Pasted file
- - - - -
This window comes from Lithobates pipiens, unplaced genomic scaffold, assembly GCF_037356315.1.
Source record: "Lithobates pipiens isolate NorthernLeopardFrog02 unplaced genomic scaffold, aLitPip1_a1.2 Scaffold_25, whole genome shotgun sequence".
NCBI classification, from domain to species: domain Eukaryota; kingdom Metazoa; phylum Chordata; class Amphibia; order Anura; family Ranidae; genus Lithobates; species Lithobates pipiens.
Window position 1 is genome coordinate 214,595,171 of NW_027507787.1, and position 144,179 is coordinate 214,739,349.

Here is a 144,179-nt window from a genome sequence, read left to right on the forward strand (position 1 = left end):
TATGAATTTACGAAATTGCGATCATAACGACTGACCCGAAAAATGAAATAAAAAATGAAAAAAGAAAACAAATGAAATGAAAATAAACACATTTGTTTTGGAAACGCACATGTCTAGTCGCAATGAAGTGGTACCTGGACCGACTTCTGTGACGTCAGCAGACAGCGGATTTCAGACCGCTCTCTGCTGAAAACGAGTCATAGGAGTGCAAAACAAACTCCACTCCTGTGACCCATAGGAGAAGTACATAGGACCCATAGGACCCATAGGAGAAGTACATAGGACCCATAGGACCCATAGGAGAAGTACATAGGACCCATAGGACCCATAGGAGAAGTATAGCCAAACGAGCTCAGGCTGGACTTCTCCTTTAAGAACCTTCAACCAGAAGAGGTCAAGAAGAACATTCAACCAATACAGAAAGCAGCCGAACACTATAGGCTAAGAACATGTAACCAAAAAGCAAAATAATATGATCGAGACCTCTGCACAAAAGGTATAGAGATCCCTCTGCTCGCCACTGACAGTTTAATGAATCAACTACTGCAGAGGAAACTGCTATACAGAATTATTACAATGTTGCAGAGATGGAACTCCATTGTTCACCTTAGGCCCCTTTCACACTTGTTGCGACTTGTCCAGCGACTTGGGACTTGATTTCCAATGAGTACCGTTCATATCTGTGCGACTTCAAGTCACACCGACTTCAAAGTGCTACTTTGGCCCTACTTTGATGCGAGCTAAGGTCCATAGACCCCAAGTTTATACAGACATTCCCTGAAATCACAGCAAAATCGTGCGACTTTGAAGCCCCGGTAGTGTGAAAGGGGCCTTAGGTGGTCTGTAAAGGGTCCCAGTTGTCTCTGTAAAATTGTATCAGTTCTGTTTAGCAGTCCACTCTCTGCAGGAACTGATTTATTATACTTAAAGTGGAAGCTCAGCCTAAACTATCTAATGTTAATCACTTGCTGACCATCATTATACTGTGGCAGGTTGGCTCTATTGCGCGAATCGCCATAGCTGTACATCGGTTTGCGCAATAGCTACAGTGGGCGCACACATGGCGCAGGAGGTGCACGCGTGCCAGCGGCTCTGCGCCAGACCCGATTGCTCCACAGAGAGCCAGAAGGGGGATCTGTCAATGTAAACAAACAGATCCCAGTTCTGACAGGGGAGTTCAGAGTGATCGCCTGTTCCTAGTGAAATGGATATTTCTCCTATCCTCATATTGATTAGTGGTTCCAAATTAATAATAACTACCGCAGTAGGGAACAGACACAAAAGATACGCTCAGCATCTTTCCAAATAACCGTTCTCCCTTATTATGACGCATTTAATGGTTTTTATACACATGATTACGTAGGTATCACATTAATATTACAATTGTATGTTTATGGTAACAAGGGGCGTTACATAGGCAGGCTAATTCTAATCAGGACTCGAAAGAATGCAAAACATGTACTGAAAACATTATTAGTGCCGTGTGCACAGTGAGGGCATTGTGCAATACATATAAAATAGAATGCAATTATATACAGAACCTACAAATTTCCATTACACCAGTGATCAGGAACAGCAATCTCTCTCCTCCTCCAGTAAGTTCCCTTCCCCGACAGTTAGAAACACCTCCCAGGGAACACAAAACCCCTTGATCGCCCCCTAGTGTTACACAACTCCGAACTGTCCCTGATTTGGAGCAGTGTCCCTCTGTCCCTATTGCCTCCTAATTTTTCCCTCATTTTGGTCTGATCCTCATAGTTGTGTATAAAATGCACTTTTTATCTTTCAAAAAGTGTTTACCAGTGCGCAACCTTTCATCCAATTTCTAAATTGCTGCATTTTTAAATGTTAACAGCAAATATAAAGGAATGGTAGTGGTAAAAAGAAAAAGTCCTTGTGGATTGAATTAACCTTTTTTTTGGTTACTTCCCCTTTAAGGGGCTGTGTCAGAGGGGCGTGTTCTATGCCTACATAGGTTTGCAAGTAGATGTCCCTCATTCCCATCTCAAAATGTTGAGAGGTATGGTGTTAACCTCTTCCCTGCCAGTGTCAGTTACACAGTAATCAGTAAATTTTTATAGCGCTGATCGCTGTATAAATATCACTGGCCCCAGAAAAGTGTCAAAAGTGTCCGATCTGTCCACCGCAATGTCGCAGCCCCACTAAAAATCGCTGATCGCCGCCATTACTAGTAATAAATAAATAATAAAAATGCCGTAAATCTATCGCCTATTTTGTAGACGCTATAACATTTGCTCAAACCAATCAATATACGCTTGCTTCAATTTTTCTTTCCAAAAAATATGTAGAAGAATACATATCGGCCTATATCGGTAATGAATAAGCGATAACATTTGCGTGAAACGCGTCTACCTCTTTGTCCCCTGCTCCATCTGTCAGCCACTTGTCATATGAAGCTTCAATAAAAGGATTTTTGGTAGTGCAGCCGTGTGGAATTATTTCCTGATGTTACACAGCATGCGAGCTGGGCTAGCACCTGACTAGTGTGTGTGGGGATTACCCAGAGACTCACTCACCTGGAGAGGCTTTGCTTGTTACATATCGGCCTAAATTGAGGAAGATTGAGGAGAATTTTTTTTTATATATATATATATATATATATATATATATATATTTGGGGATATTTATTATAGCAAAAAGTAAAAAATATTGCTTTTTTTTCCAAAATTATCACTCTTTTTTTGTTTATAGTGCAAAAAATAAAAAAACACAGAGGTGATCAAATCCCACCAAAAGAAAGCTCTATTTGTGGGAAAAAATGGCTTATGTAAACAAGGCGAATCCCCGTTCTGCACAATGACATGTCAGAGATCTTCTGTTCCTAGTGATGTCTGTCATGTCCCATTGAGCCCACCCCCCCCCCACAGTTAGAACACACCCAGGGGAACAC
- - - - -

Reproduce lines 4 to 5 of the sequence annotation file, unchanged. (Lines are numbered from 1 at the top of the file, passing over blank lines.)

Window position 1 is genome coordinate 214,595,171 of NW_027507787.1, and position 144,179 is coordinate 214,739,349.

Here is a 144,179-nt window from a genome sequence, read left to right on the forward strand (position 1 = left end):